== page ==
I think a lot of the anti-Welfare/disability rhetoric comes from people who actually have never been on or never knew anyone who was legitimately disabled. All they have is anecdotal evidence of a few bad actors gaming the system, and what they lack is an understanding of how people get trapped in the cycle.

Basically, what I've seen from people in my life who have gotten trapped in the cycle of dependency is that they stay on disability not because they want to, but because they have no other choice.

Say, for instance, you are diagnosed with cancer. It's not terminal, but it's major. It will require radiation, chemotherapy, multiple visits to the hospital, and during that time the treatment for a disease which is literally killing you will make it impossible for you to work.

Most companies in the US are required to hold your job for a period of time if an employee is away from work due to health reasons, military deployment, and other short terms as covered by law. The problem comes when, even after six months to a year of invasive and aggressive treatment, you are unable to return to work.

Now you've lost your job, but you still need to pay for your food, your housing, and your medical expenses, and you go on disability.

Another year goes by, your treatments continue, and you are given a clean bill of health by the doctors. You are in remission. You beat the cancer. No more chemo, no more radiation, and your energy levels will slowly return to normal.

But you cannot go back to work yet, at least not full time, because you aren't fully recovered despite the fact you've just beaten cancer. Your old job held your position as long as they were required, but after a year, they filled it and they have nothing comparable to offer you. Plus, you've been out of the workforce now for years, and reintegration will take some time.

Now you have to hunt for a job. But nobody's hiring in your area, at least not for the work you're qualified to do, and places that are hiring have strict physical requirements even for part-time work that you couldn't possibly maintain. Additionally, what you'd earn going back to work cannot compare with the benefits you're earning through Social Security, because entry-level positions are paying $9 an hour. You were earning more than twice that before tragedy struck, but you've been absent from the workforce for two years after a major illness, and nobody's going to offer you $50,000 a year if they have to re-train you.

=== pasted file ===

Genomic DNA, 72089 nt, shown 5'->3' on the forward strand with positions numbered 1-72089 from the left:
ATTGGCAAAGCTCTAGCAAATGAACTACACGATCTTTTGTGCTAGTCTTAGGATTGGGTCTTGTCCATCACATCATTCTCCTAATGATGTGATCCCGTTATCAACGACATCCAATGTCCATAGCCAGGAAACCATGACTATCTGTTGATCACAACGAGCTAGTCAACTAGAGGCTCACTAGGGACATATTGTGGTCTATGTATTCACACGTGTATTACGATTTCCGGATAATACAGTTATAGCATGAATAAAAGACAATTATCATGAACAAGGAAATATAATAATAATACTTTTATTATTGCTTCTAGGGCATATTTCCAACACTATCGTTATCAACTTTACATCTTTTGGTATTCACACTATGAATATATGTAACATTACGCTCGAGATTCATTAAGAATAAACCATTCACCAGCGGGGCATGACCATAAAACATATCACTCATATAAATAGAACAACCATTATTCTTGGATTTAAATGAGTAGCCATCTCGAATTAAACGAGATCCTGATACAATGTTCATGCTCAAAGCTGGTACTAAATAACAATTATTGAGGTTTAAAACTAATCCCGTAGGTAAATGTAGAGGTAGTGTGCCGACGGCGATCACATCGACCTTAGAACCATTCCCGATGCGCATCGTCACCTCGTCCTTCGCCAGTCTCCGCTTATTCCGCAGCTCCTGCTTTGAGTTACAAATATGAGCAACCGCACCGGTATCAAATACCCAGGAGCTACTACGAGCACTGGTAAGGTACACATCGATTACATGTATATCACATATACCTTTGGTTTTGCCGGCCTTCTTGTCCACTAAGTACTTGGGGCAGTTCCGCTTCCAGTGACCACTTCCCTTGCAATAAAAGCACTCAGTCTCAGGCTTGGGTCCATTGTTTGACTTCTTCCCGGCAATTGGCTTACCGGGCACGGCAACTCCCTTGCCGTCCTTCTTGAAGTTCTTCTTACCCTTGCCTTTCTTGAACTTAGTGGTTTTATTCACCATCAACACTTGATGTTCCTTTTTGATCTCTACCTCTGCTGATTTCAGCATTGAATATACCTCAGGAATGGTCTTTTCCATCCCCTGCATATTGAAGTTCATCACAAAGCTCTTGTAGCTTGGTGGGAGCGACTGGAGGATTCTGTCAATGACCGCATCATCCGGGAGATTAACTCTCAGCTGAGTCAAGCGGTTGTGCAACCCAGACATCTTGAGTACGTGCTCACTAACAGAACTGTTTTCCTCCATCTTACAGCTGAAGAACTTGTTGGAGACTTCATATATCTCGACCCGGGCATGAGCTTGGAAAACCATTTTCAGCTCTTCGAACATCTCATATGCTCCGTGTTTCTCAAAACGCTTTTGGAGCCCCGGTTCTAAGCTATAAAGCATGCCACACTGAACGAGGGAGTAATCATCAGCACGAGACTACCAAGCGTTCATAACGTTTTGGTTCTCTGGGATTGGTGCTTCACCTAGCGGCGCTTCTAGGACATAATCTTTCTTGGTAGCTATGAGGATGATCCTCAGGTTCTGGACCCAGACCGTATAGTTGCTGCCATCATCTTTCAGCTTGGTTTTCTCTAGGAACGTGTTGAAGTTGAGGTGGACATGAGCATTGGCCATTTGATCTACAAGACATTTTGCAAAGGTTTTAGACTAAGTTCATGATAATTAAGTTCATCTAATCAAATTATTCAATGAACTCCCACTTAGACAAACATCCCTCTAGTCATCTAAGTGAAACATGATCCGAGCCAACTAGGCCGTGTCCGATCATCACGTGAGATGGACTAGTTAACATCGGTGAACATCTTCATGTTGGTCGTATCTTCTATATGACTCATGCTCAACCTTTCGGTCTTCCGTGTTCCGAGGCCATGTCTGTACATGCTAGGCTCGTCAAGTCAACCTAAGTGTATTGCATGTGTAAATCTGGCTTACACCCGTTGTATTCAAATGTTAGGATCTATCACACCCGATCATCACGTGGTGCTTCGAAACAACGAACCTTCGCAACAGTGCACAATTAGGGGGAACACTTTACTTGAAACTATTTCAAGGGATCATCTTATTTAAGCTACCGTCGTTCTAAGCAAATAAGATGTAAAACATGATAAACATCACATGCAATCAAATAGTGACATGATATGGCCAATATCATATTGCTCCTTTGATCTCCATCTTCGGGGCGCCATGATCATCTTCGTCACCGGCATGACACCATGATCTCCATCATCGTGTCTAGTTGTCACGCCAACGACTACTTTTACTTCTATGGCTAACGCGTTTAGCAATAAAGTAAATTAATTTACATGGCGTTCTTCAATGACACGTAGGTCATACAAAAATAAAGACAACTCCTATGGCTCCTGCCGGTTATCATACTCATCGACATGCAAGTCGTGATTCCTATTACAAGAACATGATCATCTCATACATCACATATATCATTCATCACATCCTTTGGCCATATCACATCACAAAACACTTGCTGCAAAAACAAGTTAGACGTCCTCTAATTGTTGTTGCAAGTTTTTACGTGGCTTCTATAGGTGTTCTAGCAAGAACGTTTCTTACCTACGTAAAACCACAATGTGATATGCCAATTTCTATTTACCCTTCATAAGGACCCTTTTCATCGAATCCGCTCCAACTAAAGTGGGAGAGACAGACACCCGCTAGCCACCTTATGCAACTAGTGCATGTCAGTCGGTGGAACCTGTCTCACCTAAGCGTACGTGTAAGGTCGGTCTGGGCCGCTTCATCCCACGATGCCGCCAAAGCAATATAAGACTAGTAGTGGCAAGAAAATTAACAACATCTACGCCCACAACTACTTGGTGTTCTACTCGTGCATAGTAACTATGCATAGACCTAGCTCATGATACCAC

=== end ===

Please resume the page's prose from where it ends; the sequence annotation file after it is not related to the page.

You can go back to school, but you can't afford that out-of-pocket on disability, which means you'd have to take out loans that will put you even deeper in debt than you already are. And unless you were extremely well-off financially before the cancer diagnosis, you may have lost your home and possibly your car due to your inability to pay in the interim. You may be living back at home with your parents, or with a friend, and they'd really love to keep helping you but it's a strain on them socially too.

Any job you get pays you less than you earn on disability. Making more than a certain amount per year means even part-time employment costs you the entirety of your benefits, keeping you in the hole. Going back to school requires money you don't have, keeping you in the hole long after you've acquired the degree or certification you need to enter a new career path. And your compromised health means that certain avenues of work that might pay very well, like construction or other trades, are closed to you because you can't meet the physical requirements of the job.

You want to work, but you can't afford to. You aren't trapped by disability, you are trapped by stagnant wage growth and a job market that hasn't grown to meet the needs of its citizens, and disability is the only thing currently keeping you afloat.

That, for most people on benefits programs, is the sad reality: quitting them costs too much.

Apologies for the wall of text. I applaud your stance towards UBI and your willingness to consider many sides of the issue. :)

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Thank you for this comment, it really does wonders to prove my point!!